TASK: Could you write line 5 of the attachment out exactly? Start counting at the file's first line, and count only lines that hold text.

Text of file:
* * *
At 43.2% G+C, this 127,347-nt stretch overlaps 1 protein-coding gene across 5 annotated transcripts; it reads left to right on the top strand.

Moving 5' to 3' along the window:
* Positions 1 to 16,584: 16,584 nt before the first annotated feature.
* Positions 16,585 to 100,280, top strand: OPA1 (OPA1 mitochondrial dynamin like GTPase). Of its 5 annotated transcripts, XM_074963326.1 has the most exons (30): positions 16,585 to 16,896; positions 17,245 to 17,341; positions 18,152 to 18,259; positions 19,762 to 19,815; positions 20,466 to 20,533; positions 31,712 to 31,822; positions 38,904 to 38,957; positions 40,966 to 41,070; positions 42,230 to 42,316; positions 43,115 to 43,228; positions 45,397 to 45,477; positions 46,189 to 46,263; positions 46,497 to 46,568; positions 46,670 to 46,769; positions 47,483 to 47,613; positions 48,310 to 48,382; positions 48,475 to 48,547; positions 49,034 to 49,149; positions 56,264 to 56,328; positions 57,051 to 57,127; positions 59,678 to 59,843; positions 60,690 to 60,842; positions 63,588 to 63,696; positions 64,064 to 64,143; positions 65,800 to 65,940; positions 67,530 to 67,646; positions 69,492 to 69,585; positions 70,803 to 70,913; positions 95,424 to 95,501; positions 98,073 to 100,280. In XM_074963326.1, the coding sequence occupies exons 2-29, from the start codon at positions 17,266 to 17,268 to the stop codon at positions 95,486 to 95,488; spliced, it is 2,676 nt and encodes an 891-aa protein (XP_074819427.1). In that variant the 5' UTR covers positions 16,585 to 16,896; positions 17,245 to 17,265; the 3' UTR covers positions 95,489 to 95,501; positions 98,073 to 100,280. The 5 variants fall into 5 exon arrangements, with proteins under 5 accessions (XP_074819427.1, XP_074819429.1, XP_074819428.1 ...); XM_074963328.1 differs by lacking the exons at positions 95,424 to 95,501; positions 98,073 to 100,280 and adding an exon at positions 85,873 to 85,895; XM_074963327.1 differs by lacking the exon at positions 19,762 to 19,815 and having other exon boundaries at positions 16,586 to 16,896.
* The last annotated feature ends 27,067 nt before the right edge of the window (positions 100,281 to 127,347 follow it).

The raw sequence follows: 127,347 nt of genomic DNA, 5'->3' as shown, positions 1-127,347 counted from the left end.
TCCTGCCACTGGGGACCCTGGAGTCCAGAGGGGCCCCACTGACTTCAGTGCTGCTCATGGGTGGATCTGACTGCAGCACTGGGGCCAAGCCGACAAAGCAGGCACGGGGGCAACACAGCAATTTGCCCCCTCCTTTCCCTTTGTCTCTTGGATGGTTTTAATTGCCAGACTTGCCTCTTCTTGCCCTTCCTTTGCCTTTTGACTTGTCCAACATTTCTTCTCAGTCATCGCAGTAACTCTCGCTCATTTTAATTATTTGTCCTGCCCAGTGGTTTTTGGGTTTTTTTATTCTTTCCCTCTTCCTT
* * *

* The last annotated feature ends 27,067 nt before the right edge of the window (positions 100,281 to 127,347 follow it).